Flashback 1933: The First Drive-In Theater Opens

Eight-four years ago this week, the first drive-in movie theater opened in Camden, New Jersey.

The theater was the brainchild of movie fan/entrepreneur Richard Hollingshead who noticed that people continued to go to the movies during the Great Depression even if it meant giving up more important things like food and clothing. Several years earlier he had experimented with the concept of an open-air theater where patrons could watch movies from their automobiles by placing a Kodak film projector on the hood of his car and projecting an image onto a makeshift screen nailed to a tree with a radio positioned behind the screen for sound.

After experimenting with various configurations to find an arrangement that would ensure an unobstructed view of the screen for all patrons, he came up with the idea for an outdoor venue comprising a series of tiered rows with raised ramps and filed for a patent in 1932. The patent was granted on May 16, 1933 and three weeks later (June 6) Hollingshead and his cousin opened the “Drive-In Theater” (whose official name was the “Automobile Movie Theater”). A local road contractor agreed to grade the lot of the prototype theater in exchange for an interest in the new company and Campbell’s Soup executive Oliver Willets bought stock to help the venture get off the ground.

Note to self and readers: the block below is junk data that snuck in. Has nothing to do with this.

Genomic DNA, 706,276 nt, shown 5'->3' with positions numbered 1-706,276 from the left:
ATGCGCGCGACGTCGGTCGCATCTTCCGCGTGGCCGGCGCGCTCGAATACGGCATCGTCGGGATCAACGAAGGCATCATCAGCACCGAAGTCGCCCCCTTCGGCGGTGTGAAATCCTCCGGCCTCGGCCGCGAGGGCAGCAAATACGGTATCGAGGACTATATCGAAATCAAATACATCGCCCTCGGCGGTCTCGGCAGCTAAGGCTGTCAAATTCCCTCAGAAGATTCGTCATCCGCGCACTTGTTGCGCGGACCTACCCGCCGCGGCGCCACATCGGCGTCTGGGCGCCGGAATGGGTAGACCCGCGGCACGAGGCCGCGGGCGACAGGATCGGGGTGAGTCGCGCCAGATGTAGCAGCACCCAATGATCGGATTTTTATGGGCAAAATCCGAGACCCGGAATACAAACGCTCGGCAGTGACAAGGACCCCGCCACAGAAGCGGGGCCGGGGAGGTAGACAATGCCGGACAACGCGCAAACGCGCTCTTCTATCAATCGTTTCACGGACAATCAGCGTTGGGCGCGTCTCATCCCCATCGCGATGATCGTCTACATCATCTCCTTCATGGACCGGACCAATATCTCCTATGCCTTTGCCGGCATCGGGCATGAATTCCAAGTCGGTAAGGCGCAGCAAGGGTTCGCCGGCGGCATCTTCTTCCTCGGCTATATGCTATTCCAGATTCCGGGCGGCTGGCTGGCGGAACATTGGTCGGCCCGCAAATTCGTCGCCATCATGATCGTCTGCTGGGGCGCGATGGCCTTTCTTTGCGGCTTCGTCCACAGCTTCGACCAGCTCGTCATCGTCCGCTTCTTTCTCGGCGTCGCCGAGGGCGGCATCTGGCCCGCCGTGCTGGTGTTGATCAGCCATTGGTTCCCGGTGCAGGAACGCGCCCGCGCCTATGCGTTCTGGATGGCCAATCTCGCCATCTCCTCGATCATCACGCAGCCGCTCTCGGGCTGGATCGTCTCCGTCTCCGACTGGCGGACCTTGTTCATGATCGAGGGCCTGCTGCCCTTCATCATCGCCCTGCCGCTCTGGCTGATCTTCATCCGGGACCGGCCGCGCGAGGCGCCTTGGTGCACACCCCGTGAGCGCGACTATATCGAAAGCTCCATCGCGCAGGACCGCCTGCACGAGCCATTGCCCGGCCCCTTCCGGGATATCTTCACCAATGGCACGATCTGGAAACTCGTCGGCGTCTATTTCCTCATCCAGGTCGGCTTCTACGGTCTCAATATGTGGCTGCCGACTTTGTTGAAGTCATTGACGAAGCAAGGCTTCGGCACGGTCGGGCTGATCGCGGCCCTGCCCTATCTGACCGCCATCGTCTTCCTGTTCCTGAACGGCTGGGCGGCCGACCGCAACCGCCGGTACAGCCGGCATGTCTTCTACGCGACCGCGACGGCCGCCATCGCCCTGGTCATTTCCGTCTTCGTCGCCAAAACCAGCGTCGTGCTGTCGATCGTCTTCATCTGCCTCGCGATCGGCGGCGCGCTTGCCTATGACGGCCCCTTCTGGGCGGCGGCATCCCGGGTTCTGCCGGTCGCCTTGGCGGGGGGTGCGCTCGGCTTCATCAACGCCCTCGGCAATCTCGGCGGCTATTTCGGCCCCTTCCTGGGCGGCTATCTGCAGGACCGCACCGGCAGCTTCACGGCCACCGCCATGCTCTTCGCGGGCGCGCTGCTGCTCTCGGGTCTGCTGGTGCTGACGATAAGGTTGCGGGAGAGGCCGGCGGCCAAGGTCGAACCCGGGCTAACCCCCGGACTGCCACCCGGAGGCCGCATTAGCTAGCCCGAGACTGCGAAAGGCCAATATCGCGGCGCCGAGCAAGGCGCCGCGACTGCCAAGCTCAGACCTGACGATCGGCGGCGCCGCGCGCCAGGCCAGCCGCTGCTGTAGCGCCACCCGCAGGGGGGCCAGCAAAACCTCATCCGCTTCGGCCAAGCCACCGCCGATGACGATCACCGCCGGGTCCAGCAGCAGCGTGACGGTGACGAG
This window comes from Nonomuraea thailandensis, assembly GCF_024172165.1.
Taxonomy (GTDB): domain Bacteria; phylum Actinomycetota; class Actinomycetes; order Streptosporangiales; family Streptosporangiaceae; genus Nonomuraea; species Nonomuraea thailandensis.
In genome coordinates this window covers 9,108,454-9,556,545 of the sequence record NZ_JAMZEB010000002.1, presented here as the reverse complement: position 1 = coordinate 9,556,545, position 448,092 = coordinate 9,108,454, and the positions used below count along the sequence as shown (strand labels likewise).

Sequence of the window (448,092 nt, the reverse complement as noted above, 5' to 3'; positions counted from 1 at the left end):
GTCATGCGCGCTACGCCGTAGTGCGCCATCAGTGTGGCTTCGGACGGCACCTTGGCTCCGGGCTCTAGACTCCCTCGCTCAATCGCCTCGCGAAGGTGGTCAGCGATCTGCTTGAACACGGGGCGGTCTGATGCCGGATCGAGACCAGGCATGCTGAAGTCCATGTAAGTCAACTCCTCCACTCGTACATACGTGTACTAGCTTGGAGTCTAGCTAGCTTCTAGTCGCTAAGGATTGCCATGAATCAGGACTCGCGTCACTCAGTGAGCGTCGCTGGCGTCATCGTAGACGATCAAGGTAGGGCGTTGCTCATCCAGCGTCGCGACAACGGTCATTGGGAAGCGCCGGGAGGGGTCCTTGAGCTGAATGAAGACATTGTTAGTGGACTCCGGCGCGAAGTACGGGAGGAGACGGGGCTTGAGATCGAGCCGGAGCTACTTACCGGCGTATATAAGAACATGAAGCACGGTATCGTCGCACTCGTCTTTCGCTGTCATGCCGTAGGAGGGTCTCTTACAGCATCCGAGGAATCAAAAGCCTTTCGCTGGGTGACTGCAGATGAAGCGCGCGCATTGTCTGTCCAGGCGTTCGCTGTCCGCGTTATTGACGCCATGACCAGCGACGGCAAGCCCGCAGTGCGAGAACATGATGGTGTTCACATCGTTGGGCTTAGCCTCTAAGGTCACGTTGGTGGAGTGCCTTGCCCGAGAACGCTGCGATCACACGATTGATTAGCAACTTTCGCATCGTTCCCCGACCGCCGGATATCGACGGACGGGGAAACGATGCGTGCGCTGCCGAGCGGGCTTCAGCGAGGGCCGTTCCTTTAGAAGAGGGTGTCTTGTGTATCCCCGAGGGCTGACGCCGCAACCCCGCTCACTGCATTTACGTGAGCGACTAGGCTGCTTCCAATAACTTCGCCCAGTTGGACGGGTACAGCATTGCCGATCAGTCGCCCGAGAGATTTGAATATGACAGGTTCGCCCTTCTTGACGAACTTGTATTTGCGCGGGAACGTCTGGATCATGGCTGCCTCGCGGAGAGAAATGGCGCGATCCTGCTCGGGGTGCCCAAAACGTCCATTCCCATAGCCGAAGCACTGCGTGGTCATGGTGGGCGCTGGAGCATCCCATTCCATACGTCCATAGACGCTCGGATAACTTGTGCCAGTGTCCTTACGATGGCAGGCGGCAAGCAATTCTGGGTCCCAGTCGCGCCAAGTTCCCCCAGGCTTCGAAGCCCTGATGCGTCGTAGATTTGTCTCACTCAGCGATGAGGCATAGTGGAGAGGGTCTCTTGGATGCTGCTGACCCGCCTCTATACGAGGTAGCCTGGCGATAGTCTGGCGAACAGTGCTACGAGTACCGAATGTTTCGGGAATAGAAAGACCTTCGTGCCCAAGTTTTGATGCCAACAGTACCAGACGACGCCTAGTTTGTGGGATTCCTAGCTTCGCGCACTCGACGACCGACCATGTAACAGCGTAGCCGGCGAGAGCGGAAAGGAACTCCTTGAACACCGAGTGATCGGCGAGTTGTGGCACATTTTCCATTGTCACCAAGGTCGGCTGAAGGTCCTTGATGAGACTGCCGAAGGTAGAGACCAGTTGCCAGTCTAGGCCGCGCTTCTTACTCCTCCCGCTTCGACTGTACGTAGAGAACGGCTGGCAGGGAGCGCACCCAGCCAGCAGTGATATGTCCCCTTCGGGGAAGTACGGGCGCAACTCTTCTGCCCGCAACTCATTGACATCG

The theater was built to accommodate 400 cars with a screen that was 40 feet wide, 30 feet high, and about 12 feet off the ground. The tiered field, paved with gravel and oiled to minimize dust and keep mosquitoes away, was surrounded by large trees and fencing to keep the movie “inside.” Construction costs were estimated to be around $30,000, which included what would become a hallmark of the drive-in theater—the concession stand.

The theater presented shows at 8:45 and 10:45 p.m., only after realizing that three shows wouldn’t work, and charged 25 cents per car with an additional 25 cents a head.

Drive-in theaters have long since faded into obscurity. As of three years ago there were fewer than 350 left in the U.S., down from more than 2,400 in 1980 and some 4,600 during the height of their popularity in the ’50s and ’60s.

Read more about the first drive-in here and here, and check drive-ins.com to revel in nostalgia and find a drive-in theater near you…if one exists. For even more on drive-in history, see The Drive-In Theater History Page.

pw's picture

The advent of FM broadcast in Stereo to cars for the DI was the piece that made them most excellent..
Unfortunately there are no IMAX Drive Ins..Yet..